The petitioner contends that the towing away and impounding by members of the Providence Police Department of "his" vehicle this automobile was actually owned by and registered to the petitioner's wife. It will be referred to as "his" vehicle constituted an illegal seizure under the United States Constitution and that any articles subsequently obtained by them from it were tainted as such under the "poisoned fruits" doctrine of Wong Sun v. United States, 371 U.S. 471, 83 S.Ct. 407, 9 L.Ed.2d 441 (1963) and that the State has not sustained its burden of proving that he intelligently gave consent to search "his" automobile. Johnson v. Zerbst, 304 U.S. 458, 58 S.Ct. 1019, 82 L.Ed. 1461 (1938). A State prisoner may raise a claim on federal habeas corpus that evidence that was used against him was obtained by illegal search and seizure. Carafas v. LaVallee, 391 U.S. 234, 88 S.Ct. 1556, 20 L.Ed.2d 554 (1968).

In the exercise of my discretion, I deemed it necessary to hold an evidentiary hearing upon the applicant's constitutional claims. The Rhode Island Supreme Court applied the "clearly erroneous" standard and upheld the findings of the trial court that the petitioner consented to the search of his vehicle. I am not so restricted, for I do not sit in appellate review of the State court proceedings. This Court is empowered and has a duty, given the facts adduced at the State level, to make its own factual determination where a disputed factual issue is not fairly supported by the record as a whole. Townsend v. Sain, 372 U.S. 293, 83 S.Ct. 745, 9 L. Ed.2d 770 (1963).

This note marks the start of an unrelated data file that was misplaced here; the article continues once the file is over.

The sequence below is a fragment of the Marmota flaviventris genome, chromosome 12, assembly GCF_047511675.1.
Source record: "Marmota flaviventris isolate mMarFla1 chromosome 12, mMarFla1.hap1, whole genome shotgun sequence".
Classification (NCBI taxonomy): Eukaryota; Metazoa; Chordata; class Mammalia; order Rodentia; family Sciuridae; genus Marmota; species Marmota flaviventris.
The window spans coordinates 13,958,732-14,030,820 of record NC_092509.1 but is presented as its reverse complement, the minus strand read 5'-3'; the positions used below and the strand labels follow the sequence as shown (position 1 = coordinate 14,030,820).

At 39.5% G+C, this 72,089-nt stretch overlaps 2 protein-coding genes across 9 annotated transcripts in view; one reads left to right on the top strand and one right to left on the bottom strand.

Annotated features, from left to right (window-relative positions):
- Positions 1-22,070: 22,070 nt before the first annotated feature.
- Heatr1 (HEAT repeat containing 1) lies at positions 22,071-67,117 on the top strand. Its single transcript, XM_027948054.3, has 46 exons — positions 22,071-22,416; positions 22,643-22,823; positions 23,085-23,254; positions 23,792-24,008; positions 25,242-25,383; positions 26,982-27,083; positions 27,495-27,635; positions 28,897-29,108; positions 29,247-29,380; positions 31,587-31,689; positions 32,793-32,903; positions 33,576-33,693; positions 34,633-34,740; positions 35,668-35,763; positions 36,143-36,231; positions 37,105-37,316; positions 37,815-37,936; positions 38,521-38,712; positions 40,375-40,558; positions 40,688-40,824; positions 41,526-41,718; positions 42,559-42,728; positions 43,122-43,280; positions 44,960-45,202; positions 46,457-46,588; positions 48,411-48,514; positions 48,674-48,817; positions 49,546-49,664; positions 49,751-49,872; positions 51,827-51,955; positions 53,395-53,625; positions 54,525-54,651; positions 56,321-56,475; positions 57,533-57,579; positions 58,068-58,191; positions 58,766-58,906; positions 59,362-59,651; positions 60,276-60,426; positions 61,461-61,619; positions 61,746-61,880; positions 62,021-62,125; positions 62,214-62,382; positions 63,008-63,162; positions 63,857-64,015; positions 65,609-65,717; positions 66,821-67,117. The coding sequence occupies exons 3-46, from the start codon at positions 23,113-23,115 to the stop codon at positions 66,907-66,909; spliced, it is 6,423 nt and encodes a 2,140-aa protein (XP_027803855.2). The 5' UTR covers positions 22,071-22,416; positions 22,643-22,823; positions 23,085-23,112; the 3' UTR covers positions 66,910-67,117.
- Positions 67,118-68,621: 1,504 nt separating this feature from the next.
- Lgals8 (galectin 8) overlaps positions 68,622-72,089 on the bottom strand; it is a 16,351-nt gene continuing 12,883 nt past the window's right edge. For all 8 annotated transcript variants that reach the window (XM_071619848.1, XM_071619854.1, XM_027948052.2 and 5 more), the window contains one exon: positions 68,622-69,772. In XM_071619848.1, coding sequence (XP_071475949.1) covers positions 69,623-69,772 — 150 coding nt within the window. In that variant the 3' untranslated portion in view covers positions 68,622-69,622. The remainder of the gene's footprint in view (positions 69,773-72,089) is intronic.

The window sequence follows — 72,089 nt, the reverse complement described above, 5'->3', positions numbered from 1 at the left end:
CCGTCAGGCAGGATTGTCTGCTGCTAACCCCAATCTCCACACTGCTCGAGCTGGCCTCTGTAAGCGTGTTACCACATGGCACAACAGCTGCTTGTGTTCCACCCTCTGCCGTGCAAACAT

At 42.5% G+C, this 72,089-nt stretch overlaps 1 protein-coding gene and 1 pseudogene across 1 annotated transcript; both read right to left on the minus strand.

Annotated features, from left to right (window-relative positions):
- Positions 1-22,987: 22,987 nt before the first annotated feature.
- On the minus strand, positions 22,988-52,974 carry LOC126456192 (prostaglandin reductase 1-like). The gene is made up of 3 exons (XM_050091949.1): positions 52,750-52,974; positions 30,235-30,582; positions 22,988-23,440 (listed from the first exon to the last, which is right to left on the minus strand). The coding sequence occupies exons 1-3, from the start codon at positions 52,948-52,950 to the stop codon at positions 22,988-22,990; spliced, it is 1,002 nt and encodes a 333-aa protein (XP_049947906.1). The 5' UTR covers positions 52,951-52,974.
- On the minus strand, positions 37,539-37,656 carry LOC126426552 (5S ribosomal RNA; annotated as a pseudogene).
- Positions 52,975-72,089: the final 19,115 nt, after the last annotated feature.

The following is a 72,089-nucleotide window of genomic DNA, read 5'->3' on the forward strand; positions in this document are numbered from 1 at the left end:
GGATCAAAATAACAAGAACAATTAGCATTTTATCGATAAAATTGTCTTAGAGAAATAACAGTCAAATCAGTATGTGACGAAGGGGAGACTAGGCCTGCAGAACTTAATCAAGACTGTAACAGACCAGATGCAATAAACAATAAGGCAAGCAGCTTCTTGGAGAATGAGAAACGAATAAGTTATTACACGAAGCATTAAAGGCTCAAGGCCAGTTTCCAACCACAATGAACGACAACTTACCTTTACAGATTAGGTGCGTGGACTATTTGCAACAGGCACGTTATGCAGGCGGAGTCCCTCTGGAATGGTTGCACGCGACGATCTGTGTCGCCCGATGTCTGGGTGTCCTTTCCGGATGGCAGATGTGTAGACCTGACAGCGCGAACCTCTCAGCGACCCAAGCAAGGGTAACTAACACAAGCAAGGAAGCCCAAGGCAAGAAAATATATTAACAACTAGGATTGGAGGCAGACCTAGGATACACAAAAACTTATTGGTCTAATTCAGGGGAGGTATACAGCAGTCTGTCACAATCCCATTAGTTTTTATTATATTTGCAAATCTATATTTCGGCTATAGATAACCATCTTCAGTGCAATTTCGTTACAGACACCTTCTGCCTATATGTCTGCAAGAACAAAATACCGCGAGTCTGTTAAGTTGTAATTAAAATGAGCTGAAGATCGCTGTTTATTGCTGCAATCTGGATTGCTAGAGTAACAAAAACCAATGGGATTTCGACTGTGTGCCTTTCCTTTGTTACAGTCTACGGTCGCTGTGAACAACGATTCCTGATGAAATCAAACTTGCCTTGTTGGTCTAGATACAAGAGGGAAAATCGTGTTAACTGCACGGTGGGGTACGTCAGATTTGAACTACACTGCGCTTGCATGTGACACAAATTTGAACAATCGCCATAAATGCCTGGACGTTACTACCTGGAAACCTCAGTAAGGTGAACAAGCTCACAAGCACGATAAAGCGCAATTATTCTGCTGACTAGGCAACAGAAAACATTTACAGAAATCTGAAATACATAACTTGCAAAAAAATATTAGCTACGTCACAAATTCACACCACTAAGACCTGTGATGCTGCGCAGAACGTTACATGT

"* * * Where the fundamental liberties of the person are claimed to have been infringed, we carefully scrutinize the state-court record citations omitted. The duty of the Federal District Court on habeas is no less exacting."

Townsend v. Sain, supra, at 316, 83 S.Ct. at 759.

At page 312, 83 S.Ct. at page 756, we find the following language:

"It is the typical, not the rare, case in which constitutional claims turn upon the resolution of contested factual issues. * * * the power of inquiry on federal habeas corpus is plenary. * * * the federal court to which the application is made has

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    ...his room for contraband which is certain to be discovered." Higgins v. United States, 209 F.2d 819, 820 (D.C.Cir.1954)1; see Leavitt v. Howard, 332 F.Supp. 845, 855 (D.Rhode Is.1971); Porter v. Ashmore, 298 F.Supp. 951, 956-57 (D.So.Car.1969); State v. Williams, W.Va.Ct.App., 249 S.E.2d 758......